PacMARA, the University of British Columbia, and the Packard Foundation recently organized a workshop to better structure ecosystem-based knowledge using pathways of effects. The main goal of the workshop was to improve ecosystem-based management (EBM) practice, research, and communication through design of a standardised structure and method for presenting EBM components, the linkages between them, and their relevance to management.

Example pathway of effects of human activities on ecosystem services (based on DIPSR framework). Credit: R. Martone.

By bringing together both the developers and consumers of EBM information, we have begun the process of standardizing the definitions of the fundamental EBM components (e.g., human activities, ecosystem components, ecosystem services, beneficiaries) and their linkages (e.g., stressors, impacts, benefits). We will also begin to provide a repository for EBM information organised according to the pathways of effects model (see figure for an example).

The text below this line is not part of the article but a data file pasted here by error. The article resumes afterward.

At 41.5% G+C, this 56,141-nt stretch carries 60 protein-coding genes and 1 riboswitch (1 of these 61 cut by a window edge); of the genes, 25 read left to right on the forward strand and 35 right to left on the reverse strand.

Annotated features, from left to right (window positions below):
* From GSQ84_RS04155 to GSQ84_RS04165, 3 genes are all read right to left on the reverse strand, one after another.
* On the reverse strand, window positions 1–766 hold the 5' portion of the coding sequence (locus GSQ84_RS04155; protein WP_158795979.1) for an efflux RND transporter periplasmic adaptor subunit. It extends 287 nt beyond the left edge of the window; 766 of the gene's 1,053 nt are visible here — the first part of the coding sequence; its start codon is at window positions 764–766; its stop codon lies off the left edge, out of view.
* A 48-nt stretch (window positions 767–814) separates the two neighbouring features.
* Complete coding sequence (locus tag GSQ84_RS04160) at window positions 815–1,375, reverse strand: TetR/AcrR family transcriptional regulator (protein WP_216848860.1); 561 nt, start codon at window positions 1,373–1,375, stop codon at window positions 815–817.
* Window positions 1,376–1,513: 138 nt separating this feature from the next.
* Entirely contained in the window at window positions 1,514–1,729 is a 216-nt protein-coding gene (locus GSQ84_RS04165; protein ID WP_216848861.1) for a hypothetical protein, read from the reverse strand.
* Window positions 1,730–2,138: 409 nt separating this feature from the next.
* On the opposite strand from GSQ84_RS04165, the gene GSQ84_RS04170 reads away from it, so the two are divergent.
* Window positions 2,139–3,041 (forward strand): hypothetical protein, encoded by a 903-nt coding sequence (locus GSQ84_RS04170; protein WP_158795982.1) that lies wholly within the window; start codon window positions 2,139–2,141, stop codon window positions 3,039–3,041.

Representing EBM knowledge using a consistent structure will help identify knowledge gaps, inspire targeted research on pathways of effects, and help develop and guide EBM efforts. We believe that practitioners will be able to see clear linkages between research and monitoring, and the indicators necessary for decision-making. Locating this effort in an academic setting will entrench impartiality, respect for data and intellectual property, and equitable access to outputs.

Ultimately, we hope to produce a consistent, comprehensive, and intuitive structure to represent ecosystem components, services, and benefits, human uses, and the linkages between them. This web-based repository (“EBMBase”) will facilitate the sharing of existing and emerging EBM applications focused on risks, impacts, and the processes by which ecosystems provide benefits to people.